2 Timothy 3:13-15 – Avoiding Self-Deception

MontebankThe opponents in Ephesus stand in contrast to Paul’s record of suffering (v. 13) It is Paul and Timothy’s opponents who are the imposters. The noun (γόης) Paul uses here is a common way to describe an opponent in a philosophical debate. The noun originally referred to a sorcerer (T.Sol 19:3 uses it for a witch, Herodotus, Hist. 7.791.2 for magicians, sometimes it refers to a “juggler,” [Aeschines, Ctes. 137], presumably because they do some sort of distracting act while they pick the pockets of the crowd.).

By the first century this word was used to describe a swindler or a con-man who used some kind of deception to gain a profit from his audience. I think of the character from old Western movies, the “snake oil salesman.” The Greek writer Demosthenes used the word in this sense: “for fear I should mislead and deceive you, calling me an artful speaker, a mountebank, an impostor, and so forth” (Dem., 18 276).

Ironically, these deceivers succeed in deceiving themselves! This is also a common way of describing sophists and charlatans in Greco-Roman world (Dio Chrysostom, Orations, 4.33). The way to avoid these sorts of people is proper “divine” education (4.29).

Dio Chrysostom, Orations 4.33 If, however, he falls in with some ignorant and charlatan sophist, the fellow will wear him out by leading him hither and thither, dragging him now to the east and now to the west and now to the south, not knowing anything himself but merely guessing, after having been led far afield himself long before by impostors like himself.

Similarly, the way to avoid the self-deceptive teaching of the opponents in Ephesus is to devote oneself to divine teaching through the Scripture which has been given by God.

Paul encourages Timothy to “continue in what he has learned” from the Scriptures (vv. 14-15). Timothy was trained in the scripture from a young age. Jewish family, reading the Old Testament in Greek (most likely). While the opponents are progressing into more esoteric “deep” knowledge, Timothy is told to remain where he is. He has already learned the truth and has been convinced that it is the truth. There is no need for him to dabble in the “myths and genealogies” of the opponents.

The Jews regularly referred to their scriptures as “sacred writings,” Paul can only have in mind here the Old Testament. At this point in history it is unlikely that the Gospels were circulating as Scripture, perhaps Paul’s churches cherished his letters as authoritative. But the New Testament as we know it simply does not exist yet!

Paul says Timothy was “raised on the Old Testament.” We know that his mother was Jewish and it is likely that he was taught the Old Testament, perhaps having some training in the Septuagint and Hebrew Bible in a synagogue. I doubt that Paul selected Timothy as a missionary companion if he was totally ignorant of the Bible prior to coming to faith in Jesus!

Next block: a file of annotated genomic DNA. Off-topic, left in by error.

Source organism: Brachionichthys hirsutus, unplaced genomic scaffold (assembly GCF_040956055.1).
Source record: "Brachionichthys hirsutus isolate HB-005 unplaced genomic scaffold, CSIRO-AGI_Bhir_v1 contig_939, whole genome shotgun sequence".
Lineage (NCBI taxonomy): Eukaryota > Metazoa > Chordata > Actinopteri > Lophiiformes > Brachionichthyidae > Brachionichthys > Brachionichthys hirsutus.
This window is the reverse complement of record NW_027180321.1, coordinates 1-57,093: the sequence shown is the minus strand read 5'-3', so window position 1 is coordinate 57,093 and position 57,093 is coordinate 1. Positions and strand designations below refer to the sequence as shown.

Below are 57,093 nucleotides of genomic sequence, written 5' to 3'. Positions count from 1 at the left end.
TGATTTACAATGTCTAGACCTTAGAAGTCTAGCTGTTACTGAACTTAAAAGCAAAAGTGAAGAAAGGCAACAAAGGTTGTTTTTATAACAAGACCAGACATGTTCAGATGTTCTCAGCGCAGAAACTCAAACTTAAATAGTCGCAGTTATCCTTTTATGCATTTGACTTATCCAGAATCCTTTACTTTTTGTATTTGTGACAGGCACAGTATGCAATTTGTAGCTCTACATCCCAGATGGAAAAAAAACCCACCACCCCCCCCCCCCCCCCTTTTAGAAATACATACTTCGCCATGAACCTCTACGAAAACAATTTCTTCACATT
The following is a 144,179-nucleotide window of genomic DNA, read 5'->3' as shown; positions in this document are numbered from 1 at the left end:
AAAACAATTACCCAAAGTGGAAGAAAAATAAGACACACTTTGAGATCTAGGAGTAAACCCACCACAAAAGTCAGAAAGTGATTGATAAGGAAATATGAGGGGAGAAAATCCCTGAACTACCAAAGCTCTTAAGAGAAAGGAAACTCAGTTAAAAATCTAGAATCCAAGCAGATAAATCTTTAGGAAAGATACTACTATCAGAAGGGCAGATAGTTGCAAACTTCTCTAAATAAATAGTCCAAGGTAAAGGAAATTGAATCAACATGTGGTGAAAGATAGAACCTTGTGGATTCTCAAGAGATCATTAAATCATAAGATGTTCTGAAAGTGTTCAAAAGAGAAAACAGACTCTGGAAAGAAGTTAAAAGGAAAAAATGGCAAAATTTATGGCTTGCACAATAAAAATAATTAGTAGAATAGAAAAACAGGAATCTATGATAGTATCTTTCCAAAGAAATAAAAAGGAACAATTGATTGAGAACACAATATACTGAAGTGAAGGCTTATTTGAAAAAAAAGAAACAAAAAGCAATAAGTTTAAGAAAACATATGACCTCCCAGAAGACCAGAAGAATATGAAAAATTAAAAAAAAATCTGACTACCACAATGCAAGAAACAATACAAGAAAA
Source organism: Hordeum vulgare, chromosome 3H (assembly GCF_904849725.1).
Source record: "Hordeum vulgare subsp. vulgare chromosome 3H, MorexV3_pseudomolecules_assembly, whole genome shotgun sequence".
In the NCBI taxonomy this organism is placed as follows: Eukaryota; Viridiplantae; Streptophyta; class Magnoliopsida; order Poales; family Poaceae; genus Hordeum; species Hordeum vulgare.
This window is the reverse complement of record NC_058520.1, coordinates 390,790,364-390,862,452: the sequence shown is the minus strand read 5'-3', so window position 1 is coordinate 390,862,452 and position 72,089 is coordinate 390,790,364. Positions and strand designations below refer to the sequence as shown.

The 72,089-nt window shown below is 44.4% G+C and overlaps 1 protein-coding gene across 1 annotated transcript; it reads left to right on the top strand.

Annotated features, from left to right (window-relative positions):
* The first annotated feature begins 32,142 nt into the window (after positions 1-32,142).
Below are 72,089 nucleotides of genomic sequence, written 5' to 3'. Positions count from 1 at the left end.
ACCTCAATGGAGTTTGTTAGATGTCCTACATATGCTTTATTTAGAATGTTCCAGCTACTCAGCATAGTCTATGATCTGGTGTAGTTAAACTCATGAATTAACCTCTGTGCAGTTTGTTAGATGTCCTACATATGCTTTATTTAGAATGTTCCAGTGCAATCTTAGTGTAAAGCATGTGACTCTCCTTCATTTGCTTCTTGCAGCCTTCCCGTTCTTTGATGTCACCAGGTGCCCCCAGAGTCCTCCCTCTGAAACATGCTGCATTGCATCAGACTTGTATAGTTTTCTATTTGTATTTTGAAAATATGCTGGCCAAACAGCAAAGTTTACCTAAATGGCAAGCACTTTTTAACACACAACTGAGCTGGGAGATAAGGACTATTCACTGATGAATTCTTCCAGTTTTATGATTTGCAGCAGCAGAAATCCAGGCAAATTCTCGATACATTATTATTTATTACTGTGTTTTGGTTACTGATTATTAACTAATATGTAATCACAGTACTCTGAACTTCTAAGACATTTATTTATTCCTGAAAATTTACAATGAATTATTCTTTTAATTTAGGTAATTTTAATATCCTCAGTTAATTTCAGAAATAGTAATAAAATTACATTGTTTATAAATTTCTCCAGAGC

The remedy for self-deception, for Paul, is an absolute reliance on the Scripture for faith and practice. While the opponents in Ephesus pursue fruitless “myths and genealogies” Timothy is to remember what the Scriptures plainly teach and pursue righteousness.

I suspect if people actually read the Bible, they would not tolerate the sort of “teaching” that passes for popular Christian preaching!

2 Timothy 3:10-12 – Why did Paul Suffer?

In contrast to the false teachers, Paul lists his own suffering as an example of what will happen to anyone that wants to live a godly life (vv. 10-12). This is somewhat surprising for contemporary Christians who are fed a steady diet of “health and wealth” gospel: if you are really spiritual and doing everything God requires, you will be blessed, you will be happy, healthy and wealthy. That teaching is the exact opposite of Paul’s point in this passage.  Paul knows that his Gospel is the truth because he has suffered physically as a result of his preaching of Jesus.

It might seem odd, but Paul recalls his first missionary journey as an example of his suffering. He specifically has in mind the persecution he faced in Asia Minor (Acts 14). In Antioch, Paul is opposed by Jews from the Synagogue, who follow him to Iconium to harass him. Paul was attacked in Lystra, stoned and left for dead (Acts 14). Perhaps these persecutions were chosen because he was “left for dead,” or perhaps this period continued to haunt him in his ministry for some time.

Paul StonedWhile that physical attack was important, Paul has in mind the constant treat from the Jewish community throughout that first journey as well as the threats to his churches reflected in the book of Galatians.  The attack on Paul’s character reflected in Paul’s early letters may have been more painful than the physical pain he faced in Lystra.  It appears that some of Paul’s opponents described him as unqualified to preach the gospel (Gal 1) or worse, as a charlatan (1 Thess 2, for example).

A potential problem with this review of Paul’s ministry is that it all occurred on the first missionary journey, before Timothy began to travel with Paul (Acts 15). This is used to argue the letter of 2 Timothy is a pious forgery. The writer introduced a historical error by saying Timothy witnessed these events himself. On the other hand, Timothy was from Lystra himself and joined Paul mission with the full knowledge that Paul is often persecuted physically and opposed by very powerful people where ever he preaches the Gospel!